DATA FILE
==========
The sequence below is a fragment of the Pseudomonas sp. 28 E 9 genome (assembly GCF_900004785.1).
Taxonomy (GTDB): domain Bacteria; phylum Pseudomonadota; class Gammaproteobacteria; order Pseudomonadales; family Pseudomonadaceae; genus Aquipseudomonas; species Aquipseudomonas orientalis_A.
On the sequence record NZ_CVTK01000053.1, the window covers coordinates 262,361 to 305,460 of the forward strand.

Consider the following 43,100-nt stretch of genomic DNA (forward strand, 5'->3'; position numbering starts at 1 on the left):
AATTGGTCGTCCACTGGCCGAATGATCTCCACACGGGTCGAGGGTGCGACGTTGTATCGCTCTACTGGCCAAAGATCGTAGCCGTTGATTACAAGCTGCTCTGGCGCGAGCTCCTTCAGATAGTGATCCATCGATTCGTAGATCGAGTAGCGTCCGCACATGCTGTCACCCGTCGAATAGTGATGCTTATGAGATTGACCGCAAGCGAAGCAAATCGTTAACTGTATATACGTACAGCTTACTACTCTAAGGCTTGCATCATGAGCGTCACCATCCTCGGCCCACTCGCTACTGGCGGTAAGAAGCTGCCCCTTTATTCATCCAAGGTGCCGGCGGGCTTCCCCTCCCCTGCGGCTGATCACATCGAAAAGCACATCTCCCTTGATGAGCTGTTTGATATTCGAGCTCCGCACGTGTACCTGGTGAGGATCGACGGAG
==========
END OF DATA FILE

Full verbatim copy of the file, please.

The sequence below is a fragment of the Pseudomonas sp. 28 E 9 genome (assembly GCF_900004785.1).
Taxonomy (GTDB): domain Bacteria; phylum Pseudomonadota; class Gammaproteobacteria; order Pseudomonadales; family Pseudomonadaceae; genus Aquipseudomonas; species Aquipseudomonas orientalis_A.
On the sequence record NZ_CVTK01000053.1, the window covers coordinates 262,361 to 305,460 of the forward strand.

Consider the following 43,100-nt stretch of genomic DNA (forward strand, 5'->3'; position numbering starts at 1 on the left):
AATTGGTCGTCCACTGGCCGAATGATCTCCACACGGGTCGAGGGTGCGACGTTGTATCGCTCTACTGGCCAAAGATCGTAGCCGTTGATTACAAGCTGCTCTGGCGCGAGCTCCTTCAGATAGTGATCCATCGATTCGTAGATCGAGTAGCGTCCGCACATGCTGTCACCCGTCGAATAGTGATGCTTATGAGATTGACCGCAAGCGAAGCAAATCGTTAACTGTATATACGTACAGCTTACTACTCTAAGGCTTGCATCATGAGCGTCACCATCCTCGGCCCACTCGCTACTGGCGGTAAGAAGCTGCCCCTTTATTCATCCAAGGTGCCGGCGGGCTTCCCCTCCCCTGCGGCTGATCACATCGAAAAGCACATCTCCCTTGATGAGCTGTTTGATATTCGAGCTCCGCACGTGTACCTGGTGAGGATCGACGGAG